Digital Underclass? Only if we allow it

Digital Underclass? Only if we allow it

Summary: Jason Perlow's vision of a digital underclass can be prevented, but only through the rapid evolution of our vision of what a library should be (and the support of vital stakeholders).


Jason Perlow wrote a great piece this afternoon asking if the digital revolution, particularly as it relates to books and libraries, was creating a "Digital Underclass". When the printed media on which libraries have traditionally relied and the funding that supports them both go away (and both the money and the media will, without a doubt, go away), where will the technology have-nots go to access literature, reference materials, newspapers, and the wealth of information with which our libraries have provided us since Benjamin Franklin first suggested that a public lending library would be a spiffy idea to create an educated populace?

I'm very lucky. I live in a tiny town on an idyllic rural New England Common that happens to include a great library. It isn't great because of its extensive collection, although it actually has quite a few books and local historical references for a town of about 1000 people. Our library is great because it's run by a generous and devoted woman with a PhD and a vast knowledge of literature that she chooses to share with our little community for a ridiculously small salary. Oh yeah, and she's leveraged open source tools to save even more money that can be reinvested in the library.

It's also a great library because she (and many supporters in the community) have chosen to make it a hub for broadband access, community activities, school partnerships, and countless other functions that are only peripherally related to books. And the books? Interlibrary loans compensate for any shortcomings in the collection. My kids and I have yet to find a title that she can't get from somewhere.

The library as an institution doesn't need to die. I would argue that it doesn't even need a reboot as Jason sugests. It simply needs to evolve just as the small library in our tiny town has. The library is one of the key anchor institutions that will enable high-speed, fiber-based broadband to reach our little town, about half of which still relies on dial-up and the other half of which tops out at 3mbps when the wind isn't blowing too hard.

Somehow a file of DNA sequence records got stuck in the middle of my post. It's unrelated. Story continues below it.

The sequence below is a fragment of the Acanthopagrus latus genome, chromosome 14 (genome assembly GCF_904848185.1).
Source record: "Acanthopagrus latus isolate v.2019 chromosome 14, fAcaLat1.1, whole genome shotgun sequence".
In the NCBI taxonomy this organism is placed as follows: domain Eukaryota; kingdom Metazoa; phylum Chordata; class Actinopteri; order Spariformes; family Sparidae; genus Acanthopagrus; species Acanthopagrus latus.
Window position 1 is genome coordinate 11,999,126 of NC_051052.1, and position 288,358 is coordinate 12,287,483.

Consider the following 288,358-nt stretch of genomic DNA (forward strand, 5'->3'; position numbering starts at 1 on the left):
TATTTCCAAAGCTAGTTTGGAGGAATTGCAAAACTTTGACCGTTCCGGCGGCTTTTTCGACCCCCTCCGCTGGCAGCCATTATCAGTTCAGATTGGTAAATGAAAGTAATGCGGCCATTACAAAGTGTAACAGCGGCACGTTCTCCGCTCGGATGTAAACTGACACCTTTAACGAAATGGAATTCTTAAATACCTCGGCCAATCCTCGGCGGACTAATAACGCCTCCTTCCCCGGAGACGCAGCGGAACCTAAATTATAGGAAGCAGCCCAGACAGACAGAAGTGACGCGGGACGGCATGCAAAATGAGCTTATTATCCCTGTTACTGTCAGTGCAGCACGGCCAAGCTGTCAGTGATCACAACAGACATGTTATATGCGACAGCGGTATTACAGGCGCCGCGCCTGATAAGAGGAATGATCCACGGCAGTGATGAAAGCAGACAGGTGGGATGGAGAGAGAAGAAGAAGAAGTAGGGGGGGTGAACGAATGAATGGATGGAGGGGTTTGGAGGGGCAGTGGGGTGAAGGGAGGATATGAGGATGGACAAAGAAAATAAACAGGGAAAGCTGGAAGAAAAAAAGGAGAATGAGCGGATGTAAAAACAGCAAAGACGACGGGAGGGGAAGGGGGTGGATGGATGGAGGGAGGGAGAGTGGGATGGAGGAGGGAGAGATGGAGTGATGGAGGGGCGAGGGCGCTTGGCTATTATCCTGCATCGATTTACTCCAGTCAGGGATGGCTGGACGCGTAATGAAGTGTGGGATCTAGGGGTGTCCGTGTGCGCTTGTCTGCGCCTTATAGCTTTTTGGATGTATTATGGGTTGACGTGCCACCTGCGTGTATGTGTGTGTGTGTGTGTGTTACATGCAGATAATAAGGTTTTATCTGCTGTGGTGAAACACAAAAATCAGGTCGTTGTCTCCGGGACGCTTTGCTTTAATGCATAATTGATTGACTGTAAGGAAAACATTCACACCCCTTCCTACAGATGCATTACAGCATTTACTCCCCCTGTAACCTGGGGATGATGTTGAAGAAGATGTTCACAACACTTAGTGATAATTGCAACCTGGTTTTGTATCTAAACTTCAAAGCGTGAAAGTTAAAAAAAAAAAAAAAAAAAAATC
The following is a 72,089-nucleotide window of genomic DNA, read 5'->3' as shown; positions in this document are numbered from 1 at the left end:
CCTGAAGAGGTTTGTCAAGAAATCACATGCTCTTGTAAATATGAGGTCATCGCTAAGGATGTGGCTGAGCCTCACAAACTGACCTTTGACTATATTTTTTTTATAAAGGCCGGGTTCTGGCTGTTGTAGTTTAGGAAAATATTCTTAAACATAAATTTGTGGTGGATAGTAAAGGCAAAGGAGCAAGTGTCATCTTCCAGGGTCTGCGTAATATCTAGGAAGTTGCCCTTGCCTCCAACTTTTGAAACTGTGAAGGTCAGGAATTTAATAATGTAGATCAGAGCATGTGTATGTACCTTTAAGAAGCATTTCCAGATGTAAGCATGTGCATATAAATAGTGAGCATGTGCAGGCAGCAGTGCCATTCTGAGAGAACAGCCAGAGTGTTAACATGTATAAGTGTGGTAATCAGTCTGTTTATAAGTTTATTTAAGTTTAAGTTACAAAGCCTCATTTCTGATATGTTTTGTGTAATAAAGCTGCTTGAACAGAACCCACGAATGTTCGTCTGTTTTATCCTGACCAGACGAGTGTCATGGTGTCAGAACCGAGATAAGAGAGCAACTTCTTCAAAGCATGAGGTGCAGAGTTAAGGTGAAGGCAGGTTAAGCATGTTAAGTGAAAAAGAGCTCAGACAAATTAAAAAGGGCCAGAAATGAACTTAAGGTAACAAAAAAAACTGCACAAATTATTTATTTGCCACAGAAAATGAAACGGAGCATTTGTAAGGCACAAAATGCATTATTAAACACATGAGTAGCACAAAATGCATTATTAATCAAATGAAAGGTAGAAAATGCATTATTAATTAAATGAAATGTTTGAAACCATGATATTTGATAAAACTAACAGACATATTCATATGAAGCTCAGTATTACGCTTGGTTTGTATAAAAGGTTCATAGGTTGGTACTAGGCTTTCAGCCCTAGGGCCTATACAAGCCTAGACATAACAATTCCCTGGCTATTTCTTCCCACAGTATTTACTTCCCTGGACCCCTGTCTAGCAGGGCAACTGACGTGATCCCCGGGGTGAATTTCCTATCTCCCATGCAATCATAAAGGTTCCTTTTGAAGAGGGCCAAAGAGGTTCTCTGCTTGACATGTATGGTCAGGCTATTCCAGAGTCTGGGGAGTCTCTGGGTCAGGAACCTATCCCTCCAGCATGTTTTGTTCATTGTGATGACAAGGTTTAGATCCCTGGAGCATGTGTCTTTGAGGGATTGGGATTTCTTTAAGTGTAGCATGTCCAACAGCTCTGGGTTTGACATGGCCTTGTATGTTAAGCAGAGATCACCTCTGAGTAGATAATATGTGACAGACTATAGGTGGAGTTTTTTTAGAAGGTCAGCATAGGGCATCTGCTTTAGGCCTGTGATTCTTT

The Internet, of course, is the key to information this century in the same way that printed media were in previous centuries. Libraries, on the other hand, are keys to leveling the playing field for Jason's digital have-nots. Libraries need to become digital portals for those who lack computing access and broadband. Librarians must become shepherds to digital data for those who lack the resources (technological, financial, or otherwise) to navigate information in the Internet Age.

When funding dries up, libraries will need to partner and even merge with schools whose computer labs and high-speed Internet access go unused for 16 hours a day. It doesn't matter if librarians, with their research and growing media expertise, engage the community from an actual library or a high school media center. There is simply no excuse for a digital divide to exist when public resources exist and can be leveraged by the right institutions (i.e., libraries and schools).

Access to information is one thing; a good librarian can do wonders with a few databases, Google, and some time to teach modern research and search techniques. Jason's concerns about DRM creating additional barriers to books as they become increasingly digital, however, are well-founded. I've asked repeatedly how textbook (and traditional book, for that matter) publishers will address educational needs in a digital setting where books are shared among many users. The same need exists in libraries and Jason called out several questions that publishers haven't even bothered to answer.